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Mathematica can't simplify

  1. Nov 27, 2005 #1


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    Gold Member

    I have a function here...

    r(t) ={6Sqrt[2]t, 3Exp[2t], 3Exp[-2t]}

    I needed to find the norm of r'[t]... yet when Mathematica tries to simplify it, it can't do it with simplify, powerexpand[simplify[]], fullsimplify... and this function IS suppose to be able to simplify. I then started running through every basic algebraic manipulation tool and came up empty...

    I restarted mathematica thinking the kernel had just given up on me but that didn't work.

    PowerExpand[Simplify[]] gives me 12Cosh[2Re[t]] and that can't be it...

    Someone think they know what's going on here?
  2. jcsd
  3. Nov 27, 2005 #2


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    Homework Helper

    Sure it's right

    [tex]r(t) =\left< 6\sqrt{2}t, 3e^{2t}, 3e^{-2t}\right> [/tex]
    [tex]\Rightarrow r^{\prime}(t) =\left< 6\sqrt{2}, 6e^{2t}, -6e^{-2t}\right> [/tex]
    [tex]\Rightarrow \left| r^{\prime}(t)\right| = \left| \left< 6\sqrt{2}, 6e^{2t}, -6e^{-2t}\right> \right| = \sqrt{6^{2}2+6^{2}e^{4t}+6^{2}e^{-4t}}[/tex]
    [tex]= 6\sqrt{2+e^{4t}+e^{-4t}}=6\sqrt{\left(e^{2t}+e^{-2t}\right) ^2}=12\left(\frac{e^{2t}+e^{-2t}}{2}\right) = 12\cosh(2t) [/tex]

    assuming [itex]t\in\mathbb{R}[/itex]
  4. Nov 27, 2005 #3


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    Crap... then I need to figure out how to simplify it into something that isn't a hyperbolic function....

    I need to find tangential and normal and binormal vectors and I'm not sure how i'm going to be able to do it with that equation...
  5. Nov 27, 2005 #4

    D H

    Staff: Mentor

    I feel your pain. I don't have access to Mathematica, but I do use Matlab's Symbolic Toolbox, which is based on the Maple engine. Sometimes it is soooo stupid ... Forcing things sometimes helps, sometimes not.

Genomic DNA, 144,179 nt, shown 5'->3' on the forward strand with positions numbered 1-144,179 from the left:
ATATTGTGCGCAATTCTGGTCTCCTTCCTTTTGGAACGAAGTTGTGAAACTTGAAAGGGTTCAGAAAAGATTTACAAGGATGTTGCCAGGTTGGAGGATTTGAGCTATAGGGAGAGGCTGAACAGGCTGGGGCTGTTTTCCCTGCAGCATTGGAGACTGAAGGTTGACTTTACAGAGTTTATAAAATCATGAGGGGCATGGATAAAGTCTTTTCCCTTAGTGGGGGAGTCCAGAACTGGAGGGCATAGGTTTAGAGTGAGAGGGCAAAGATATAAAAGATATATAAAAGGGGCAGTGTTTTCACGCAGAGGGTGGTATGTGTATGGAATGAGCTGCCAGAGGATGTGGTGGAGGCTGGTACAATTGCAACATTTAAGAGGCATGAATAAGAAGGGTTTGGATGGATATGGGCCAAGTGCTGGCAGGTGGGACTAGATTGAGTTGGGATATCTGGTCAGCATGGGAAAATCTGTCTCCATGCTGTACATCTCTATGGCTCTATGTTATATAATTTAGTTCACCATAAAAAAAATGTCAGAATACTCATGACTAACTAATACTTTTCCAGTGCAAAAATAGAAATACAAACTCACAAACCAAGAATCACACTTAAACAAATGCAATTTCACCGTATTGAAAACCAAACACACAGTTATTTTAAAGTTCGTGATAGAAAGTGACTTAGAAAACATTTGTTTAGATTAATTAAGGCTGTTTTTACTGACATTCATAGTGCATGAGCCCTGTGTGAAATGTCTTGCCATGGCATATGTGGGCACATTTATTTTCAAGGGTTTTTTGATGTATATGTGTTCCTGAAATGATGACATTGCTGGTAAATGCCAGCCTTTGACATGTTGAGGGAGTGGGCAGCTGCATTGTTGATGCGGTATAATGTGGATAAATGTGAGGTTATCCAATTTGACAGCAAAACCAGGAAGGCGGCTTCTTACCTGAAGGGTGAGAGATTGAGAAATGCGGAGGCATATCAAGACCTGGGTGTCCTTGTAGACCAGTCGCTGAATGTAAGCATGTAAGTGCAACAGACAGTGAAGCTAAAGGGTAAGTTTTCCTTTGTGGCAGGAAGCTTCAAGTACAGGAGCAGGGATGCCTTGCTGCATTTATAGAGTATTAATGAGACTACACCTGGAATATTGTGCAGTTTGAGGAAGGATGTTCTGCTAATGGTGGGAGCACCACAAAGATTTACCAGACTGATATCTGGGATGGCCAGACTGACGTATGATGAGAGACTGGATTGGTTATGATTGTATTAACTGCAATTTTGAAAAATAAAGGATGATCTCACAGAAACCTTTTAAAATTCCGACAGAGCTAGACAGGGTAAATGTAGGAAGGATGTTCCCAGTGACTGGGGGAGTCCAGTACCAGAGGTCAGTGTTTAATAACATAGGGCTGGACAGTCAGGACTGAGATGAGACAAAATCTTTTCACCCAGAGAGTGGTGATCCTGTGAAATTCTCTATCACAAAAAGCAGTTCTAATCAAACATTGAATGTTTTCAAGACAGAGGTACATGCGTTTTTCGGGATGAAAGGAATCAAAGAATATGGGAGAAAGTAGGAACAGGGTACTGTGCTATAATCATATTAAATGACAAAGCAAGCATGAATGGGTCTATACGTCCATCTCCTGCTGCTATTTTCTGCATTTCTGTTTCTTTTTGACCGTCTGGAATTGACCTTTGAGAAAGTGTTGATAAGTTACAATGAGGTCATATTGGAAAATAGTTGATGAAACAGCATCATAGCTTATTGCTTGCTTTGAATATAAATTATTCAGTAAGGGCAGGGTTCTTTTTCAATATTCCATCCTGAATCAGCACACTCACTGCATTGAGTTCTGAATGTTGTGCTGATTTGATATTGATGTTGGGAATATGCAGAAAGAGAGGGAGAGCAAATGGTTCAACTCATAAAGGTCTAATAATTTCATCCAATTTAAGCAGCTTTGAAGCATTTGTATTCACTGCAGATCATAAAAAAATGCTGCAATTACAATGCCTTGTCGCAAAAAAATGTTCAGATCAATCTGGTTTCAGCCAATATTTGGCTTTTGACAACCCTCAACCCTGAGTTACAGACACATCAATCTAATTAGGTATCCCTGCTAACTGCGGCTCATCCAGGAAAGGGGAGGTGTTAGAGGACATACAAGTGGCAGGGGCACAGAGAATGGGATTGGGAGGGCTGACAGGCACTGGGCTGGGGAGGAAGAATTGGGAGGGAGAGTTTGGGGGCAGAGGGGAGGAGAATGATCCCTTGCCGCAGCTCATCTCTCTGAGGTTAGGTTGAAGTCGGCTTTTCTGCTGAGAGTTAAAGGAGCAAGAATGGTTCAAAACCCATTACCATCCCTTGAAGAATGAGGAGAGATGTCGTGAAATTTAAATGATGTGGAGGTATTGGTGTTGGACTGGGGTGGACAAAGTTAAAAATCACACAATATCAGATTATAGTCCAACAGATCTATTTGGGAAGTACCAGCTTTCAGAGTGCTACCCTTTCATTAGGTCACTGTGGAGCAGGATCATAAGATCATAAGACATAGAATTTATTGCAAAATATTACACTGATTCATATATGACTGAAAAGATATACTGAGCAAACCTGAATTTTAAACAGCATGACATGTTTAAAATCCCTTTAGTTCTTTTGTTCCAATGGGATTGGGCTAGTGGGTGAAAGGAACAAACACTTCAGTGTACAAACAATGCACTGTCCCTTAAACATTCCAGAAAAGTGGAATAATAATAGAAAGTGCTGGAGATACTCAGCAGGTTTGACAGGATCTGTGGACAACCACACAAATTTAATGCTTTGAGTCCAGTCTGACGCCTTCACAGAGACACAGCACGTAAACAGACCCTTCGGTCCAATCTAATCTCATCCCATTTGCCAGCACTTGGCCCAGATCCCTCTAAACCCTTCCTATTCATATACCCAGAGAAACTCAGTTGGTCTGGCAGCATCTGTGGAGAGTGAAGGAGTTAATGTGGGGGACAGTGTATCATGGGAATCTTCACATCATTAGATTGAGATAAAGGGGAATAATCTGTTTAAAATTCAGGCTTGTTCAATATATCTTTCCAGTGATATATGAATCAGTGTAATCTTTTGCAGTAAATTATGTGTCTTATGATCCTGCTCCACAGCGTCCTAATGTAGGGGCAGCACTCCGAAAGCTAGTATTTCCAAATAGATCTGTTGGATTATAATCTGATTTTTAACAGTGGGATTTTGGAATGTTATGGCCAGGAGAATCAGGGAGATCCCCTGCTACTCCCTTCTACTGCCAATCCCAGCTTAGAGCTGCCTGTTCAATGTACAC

On the other hand, this is simple expression to simplify by hand.
    Assuming [itex]t[/itex] is real,
    \mathbf{r}(t) &=\begin{bmatrix}6\sqrt 2 t & 3\exp(2t) & 3\exp(-2t)\end{bmatrix} \\
    \dot{\mathbf r}(t) &= \begin{bmatrix}6\sqrt 2 & 6\exp(2t) & -6\exp(-2t)\end{bmatrix} \\
    \lVert{\dot{\mathbf r}(t)}\rVert^2
    &= \dot{\mathbf r}(t) \cdot \dot{\mathbf r}(t) \\
    &= 36 \exp(4t) + 72 + 36 \exp(-4t) \\
    &= \left(6\left(\exp(2t) + \exp(-2t)\right)\right)^2 \\
    &= \left(12 \cosh(2t)\right)^2 \\
    \lVert{\dot{\mathbf r}(t)}\rVert &= 12 \cosh(2t)\right
    Why use Mathematica?

    Wait a sec, I thought you said Mathematica couldn't simplify it. Now you said it does, and it came up with the right answer to boot. (Mathematica's answer is correct even if [itex]t[/itex] is complex).
    Last edited: Nov 27, 2005
  6. Nov 27, 2005 #5


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    Well I thought it was screwing up, the unsimplified form had these Re[t]'s in it as the magnitude of r'[t] when it seems like it only should have had e's unless im going into really complicated things here.

    I got this...

    [tex]\sqrt {72 + 36e^{ - 4{\mathop{\rm Re}\nolimits} [t]} + 36e^{4{\mathop{\rm Re}\nolimits} [t]} } [/tex]

    When I thought I would get this…

    [tex]\sqrt {72 + 36e^{-4t} + 36e^{4t} } [/tex]
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